Surgeons use what is called tissue-based planning. The planning takes into account the effects of implants on tissues over time, risks of excessive stretch, excessive thinning, visible or palpable implant edges, visible traction rippling, ptosis (Sagging), breast tissue wasting, and your general breast characteristics.

To determine the implant size, breast measurements must be made: 1) Base Width of the existing breast tissue, 2) breast skin stretch, and 3) Nipple-to-Inframammary Fold distance. The combination of these measurements will help determine tissue coverage and the required implant volume to optimally fill the breasts.

Make sure to choose a surgeon you can trust. Your surgeon should be someone who does not rush you, and someone who does not agree to everything you say because safety should be the first thing on their mind. Clearly, you wouldn’t know what is best for you, so they should guide to make decisions that will minimize complications and allow you to have beautiful breasts in the long-term.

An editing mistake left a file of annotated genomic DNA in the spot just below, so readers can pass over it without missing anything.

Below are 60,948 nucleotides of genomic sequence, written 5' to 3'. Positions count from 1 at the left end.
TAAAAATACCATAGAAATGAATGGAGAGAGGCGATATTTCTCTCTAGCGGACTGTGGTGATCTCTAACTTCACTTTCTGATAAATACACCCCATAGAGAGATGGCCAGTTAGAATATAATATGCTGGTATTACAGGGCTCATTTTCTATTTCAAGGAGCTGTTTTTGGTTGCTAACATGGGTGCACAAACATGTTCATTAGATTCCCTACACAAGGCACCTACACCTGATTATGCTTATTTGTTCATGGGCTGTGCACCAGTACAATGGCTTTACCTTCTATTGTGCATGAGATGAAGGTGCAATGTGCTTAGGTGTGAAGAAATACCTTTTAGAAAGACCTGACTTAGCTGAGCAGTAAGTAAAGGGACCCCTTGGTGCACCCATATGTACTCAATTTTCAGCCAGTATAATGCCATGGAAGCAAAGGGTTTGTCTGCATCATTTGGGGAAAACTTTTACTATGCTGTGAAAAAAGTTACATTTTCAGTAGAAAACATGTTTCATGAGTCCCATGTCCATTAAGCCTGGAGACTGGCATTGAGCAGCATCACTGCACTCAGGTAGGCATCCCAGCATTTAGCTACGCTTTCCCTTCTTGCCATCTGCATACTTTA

Verify their skills, education, and certification. Ask about your surgeon’s experience about the procedure you want and ask to review photographic examples of your surgeon’s work. Check to see if the aesthetic ideal is consistent with what you are hoping to achieve. Make sure the before and after images have the same perspective, the same lighting.  Read the surgeon’s reviews for the procedure you want

Please book an in-person consultation with a board-certified surgeon and make sure to fully and comprehensively share your desires, expectations, and concerns.

Hope this helps

Martin Jugenburg, MD
Toronto Plastic Surgeon
4.9 out of 5 stars 457 reviews

These answers are for educational purposes and should not be relied upon as a substitute for medical advice you may receive from your physician. If you have a medical emergency, please call 911. These answers do not constitute or initiate a patient/doctor relationship.